What: Shares of The Habit Restaurants (NASDAQ:HABT) were looking less tasty to investors last year, falling 29%, according to data from S&P Capital IQ. The recently IPO'd burger chain seemed to get caught up in the headwinds facing many fast-casual chains investors have cast aside as overvalued. As you can see from the chart below, the bulk of the decline came over the summer months.
So what: The better-burger chain came on the public markets in 2014 and hit the ground running, but like many recent fast-casual IPOs, Habit carries a steep, triple-digit P/E. We've already seen several such stocks tumble after bright debuts, including Noodles & Company, Potbelly Corporation, and El Pollo Loco, and it seems that Habit is being influenced by the same forces. The stock's decline since May has also mirrored another high-flying better-burger chain, Shake Shack. Both have faced valuation concerns, though their results have been different.
As for Habit specifically, in May the stock was shaken by announcements at rival restaurants. On May 4, the stock rose 12%, apparently because investors did not like the sound of McDonald's Corp.'s turnaround plan. Then the stock fell 8% on May 22 as Shake Shack filed to trademark ChickenShack, causing speculation that it may launch a chain of chicken restaurants. The bearishness around Habit's valuation seemed to be confirmed after its second-quarter earnings report in early August. Despite a strong performance, which included same-store sales growth of 8.9%, the market sent the stock down 14% in response to an underwhelming forecast for the year. For the year, the company expected same-store sales growth to slow to 5%.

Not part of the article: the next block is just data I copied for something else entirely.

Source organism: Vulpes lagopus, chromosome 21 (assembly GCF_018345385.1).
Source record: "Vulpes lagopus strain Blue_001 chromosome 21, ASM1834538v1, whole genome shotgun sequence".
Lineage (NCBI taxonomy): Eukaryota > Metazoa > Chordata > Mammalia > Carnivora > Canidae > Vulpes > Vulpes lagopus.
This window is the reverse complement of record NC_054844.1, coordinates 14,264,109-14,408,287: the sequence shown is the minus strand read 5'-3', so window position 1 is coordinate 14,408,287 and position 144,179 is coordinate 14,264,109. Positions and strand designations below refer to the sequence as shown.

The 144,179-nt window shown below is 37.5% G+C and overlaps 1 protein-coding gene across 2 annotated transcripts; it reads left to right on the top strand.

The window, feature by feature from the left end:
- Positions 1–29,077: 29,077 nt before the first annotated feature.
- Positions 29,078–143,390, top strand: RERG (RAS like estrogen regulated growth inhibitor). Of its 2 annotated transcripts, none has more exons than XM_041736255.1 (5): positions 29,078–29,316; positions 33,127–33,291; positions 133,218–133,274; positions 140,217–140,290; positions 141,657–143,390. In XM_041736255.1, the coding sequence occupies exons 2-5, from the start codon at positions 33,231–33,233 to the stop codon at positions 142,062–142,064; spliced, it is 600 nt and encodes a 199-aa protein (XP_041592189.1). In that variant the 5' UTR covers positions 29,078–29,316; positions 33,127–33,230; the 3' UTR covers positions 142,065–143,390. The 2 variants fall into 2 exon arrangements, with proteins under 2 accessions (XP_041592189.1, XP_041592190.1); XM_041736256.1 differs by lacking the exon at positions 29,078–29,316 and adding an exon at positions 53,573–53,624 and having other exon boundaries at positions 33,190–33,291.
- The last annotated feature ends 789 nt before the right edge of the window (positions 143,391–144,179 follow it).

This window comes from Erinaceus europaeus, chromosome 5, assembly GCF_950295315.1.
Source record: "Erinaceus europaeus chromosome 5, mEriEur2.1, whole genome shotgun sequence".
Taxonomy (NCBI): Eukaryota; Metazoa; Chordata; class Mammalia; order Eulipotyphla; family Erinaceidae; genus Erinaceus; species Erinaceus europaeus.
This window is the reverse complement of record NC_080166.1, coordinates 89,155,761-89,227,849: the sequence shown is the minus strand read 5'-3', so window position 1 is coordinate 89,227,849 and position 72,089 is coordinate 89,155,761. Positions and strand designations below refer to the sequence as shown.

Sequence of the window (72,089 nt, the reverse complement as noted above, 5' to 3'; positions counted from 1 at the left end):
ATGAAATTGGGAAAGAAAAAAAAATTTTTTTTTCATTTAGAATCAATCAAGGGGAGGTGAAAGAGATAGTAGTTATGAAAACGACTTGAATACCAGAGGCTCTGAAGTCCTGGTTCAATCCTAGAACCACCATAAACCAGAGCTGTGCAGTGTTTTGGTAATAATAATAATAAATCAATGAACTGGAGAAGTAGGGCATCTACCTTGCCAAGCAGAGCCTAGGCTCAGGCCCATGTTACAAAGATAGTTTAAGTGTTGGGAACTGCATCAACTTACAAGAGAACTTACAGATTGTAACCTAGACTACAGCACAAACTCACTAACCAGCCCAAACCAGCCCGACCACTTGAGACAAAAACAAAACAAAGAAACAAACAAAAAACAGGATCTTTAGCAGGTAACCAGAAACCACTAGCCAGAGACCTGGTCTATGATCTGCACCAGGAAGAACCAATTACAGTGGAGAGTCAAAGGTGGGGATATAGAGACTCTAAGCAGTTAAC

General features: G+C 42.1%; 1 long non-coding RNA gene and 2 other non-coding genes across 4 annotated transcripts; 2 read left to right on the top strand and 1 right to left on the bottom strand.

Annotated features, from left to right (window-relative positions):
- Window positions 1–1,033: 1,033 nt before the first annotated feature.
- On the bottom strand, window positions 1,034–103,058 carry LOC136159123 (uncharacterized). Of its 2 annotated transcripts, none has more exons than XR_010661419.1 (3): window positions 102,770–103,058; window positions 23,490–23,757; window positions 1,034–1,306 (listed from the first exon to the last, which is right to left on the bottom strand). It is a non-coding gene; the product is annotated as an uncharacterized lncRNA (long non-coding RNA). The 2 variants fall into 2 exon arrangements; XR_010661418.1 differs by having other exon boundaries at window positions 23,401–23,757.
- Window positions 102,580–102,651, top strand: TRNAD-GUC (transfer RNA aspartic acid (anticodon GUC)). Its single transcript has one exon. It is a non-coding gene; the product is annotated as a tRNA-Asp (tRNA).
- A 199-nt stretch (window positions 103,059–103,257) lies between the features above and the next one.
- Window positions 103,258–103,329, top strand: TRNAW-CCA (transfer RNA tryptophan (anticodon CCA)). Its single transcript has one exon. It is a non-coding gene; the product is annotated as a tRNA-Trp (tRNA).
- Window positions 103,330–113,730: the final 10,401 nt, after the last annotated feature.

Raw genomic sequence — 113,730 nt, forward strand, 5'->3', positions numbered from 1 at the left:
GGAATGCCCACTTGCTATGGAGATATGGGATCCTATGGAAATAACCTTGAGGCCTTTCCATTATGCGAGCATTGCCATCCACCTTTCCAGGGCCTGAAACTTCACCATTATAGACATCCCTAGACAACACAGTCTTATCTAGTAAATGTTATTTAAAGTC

Now what: The stock bounced back 8% on its third-quarter earnings report, but quickly shed those gains. With its lofty valuation and minimal profits, Habit's stock performance has been mostly divorced from its actual results. Comparable sales appear to be slowing, though the company lifted its outlook in its last quarterly report. Looking to 2016, I'd expect more solid improvement on the top and bottom lines from Habit as the company plans to open 30 to 32 company-owned stores. Analysts' expectations are relatively modest, however, so strong comparable sales growth and an improvement in operating margin should help boost the stock.